By setting up this dichotomy, Wiig (who co-wrote the screenplay with Annie Mumolo) gives her character both an internal and external struggle. While taking on Helen and her '1000 doves' sense of design, she is trying to figure out just who she is. In addition, it is clear that Annie knows a lot more about Lillian than her last minute best buddy, yet is without the means to make her vision real. Within this easy to identify with clash of personalities, director Paul Feig stages a collection of quality comedy set-pieces, moments that audiences will take back to their nu-water color world of Facebook and Twitter.
The first sees Annie and Helen square off over matching engagement party speeches, another sees our heroine hopped up on Scotch and sedatives while on a flight to Sin City. Perhaps the most memorable occurs when the ladies discover they've been food poisoned while inside a classy, exclusive (and all white) boutique. The resulting dysentery sets new heights for low brow laughs. Such a shift between compassion and the crotch should set off a kind of aesthetic whiplash, but Bridesmaids goes down smoothly. It knows which beats work and hits them with tremendous timing and talent.
There is more here than mere gross out gagging. What it means to be a friend, how history often is trumped by immediacy and a bigger bank account, ground this movie in a recognizable set of obstacles. To make matters even more complicated, Annie can't decide where she wants to go, interpersonally. When she is stopped by a cop (a wonderful Chris O'Dowd) who takes a shine to her shy self-pity, she immediately is suspicious. Yet the f*ck buddy moments with Hamm are equally unsettled, since he doesn't mind using her every so often, just as long as the "means nothing" message is loud and crystal clear. Within such a quandary we find ourselves desperate to help our Annie, to guide her in the right direction while making sure that her obvious pain won't be amplified.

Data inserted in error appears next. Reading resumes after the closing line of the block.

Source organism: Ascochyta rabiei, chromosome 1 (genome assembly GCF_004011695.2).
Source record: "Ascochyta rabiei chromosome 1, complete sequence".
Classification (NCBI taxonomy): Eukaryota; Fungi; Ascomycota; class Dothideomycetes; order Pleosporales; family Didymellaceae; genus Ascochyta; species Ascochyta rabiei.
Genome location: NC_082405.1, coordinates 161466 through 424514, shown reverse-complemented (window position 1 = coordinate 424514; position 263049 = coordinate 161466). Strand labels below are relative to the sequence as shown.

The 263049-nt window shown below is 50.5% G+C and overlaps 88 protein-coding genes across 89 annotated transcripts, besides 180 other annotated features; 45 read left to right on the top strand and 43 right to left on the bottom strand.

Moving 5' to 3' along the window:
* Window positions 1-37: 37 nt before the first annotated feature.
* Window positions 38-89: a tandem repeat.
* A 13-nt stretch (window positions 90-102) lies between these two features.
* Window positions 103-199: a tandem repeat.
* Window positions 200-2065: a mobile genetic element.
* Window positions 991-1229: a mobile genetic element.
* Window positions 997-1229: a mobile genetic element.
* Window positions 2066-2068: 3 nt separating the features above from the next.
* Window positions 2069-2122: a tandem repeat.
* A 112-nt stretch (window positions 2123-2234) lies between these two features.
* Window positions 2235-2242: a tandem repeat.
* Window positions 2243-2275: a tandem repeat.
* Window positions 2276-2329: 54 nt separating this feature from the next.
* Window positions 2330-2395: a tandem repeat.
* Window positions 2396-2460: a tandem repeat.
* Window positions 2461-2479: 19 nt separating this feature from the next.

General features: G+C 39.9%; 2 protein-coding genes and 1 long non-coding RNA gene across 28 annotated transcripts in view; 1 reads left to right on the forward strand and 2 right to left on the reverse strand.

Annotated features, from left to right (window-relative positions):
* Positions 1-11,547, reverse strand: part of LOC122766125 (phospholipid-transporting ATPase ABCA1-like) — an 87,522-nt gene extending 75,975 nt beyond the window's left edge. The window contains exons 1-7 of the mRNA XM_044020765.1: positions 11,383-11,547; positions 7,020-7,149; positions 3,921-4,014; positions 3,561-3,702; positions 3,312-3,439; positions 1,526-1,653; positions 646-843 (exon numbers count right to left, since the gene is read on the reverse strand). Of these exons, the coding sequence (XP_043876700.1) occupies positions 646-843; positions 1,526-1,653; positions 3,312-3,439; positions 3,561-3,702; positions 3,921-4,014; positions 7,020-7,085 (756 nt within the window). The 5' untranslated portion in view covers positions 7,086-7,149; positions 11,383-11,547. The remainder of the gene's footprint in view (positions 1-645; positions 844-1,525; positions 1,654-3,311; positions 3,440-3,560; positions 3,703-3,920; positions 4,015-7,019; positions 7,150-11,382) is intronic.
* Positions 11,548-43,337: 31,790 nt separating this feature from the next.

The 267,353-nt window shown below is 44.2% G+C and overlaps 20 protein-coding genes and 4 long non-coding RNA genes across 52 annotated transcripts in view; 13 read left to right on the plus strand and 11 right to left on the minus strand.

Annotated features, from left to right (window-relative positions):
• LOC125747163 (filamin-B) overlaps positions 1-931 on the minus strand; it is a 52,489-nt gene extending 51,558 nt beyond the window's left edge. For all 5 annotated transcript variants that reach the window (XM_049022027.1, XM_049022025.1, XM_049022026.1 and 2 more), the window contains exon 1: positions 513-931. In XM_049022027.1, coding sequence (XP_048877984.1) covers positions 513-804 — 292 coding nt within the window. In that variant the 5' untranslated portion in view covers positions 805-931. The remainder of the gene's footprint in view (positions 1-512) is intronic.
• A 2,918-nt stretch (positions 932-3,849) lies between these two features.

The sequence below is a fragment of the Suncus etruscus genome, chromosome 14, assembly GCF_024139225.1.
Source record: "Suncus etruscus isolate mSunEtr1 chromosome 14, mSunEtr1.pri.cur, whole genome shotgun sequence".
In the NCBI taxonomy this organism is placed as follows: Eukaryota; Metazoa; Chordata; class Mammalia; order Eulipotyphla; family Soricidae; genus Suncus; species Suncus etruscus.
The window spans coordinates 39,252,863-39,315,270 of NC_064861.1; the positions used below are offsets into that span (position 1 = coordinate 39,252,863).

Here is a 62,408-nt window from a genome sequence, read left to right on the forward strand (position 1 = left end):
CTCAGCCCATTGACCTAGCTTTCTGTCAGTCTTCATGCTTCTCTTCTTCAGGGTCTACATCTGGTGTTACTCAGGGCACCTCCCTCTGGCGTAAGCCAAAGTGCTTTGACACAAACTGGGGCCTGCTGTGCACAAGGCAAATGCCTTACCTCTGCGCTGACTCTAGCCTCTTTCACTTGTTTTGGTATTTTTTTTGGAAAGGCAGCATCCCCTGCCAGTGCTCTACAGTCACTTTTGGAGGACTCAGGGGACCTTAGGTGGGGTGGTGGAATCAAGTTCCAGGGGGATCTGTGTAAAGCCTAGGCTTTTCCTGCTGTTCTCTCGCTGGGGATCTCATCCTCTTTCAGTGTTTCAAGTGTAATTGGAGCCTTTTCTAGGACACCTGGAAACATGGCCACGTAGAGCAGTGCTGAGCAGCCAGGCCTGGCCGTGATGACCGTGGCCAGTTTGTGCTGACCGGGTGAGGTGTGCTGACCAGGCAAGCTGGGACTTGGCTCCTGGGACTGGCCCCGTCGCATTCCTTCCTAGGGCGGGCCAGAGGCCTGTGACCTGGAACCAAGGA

And thus we have the rarity within the distressed and almost DOA genre. When was the last time you actually felt for one of those two dimensional (if you're lucky) ditzes that seem to hold a high profile career but can't keep a thought in their screenplay by scrapbooking head? When did you last care if a female lead ended up with the good guy and not some sparkly supernatural stud? Because it has been diminished and dumbed down to the point of preposterousness, the Romantic Comedy often plays like a prank, our lady waiting to be "punked" by a narrative that requires her to drop all dignity and grace for the sake of a sloppy Hallmark helping of 'happiness.' At least in this case, Wiig reminds us that women can be complex, incomplete, and authentically hurt as well.
When you add in the sensational supporting cast (Byrne and the rest of the wedding party are perfect) and Feig's desire to let things play out organically and in their own time, the almost two hour Bridesmaids just breezes by. In fact, it argues for more: more wonderful moments between Annie and Lillian; more crackerjack crudeness from McCarthy's gonzo government employee; more brogue-laced empathy from O'Dowd's understanding officer; and more spite filled comeuppance for prissy people with bloated bottom lines who don't know their place. It's rare when a film - let alone, an almost always ridiculous RomCom - gets us rooting for the characters outside of the hook-up. Bridesmaids boasts the kind of wit that works on either sex. It's the more personal moments that truly linger.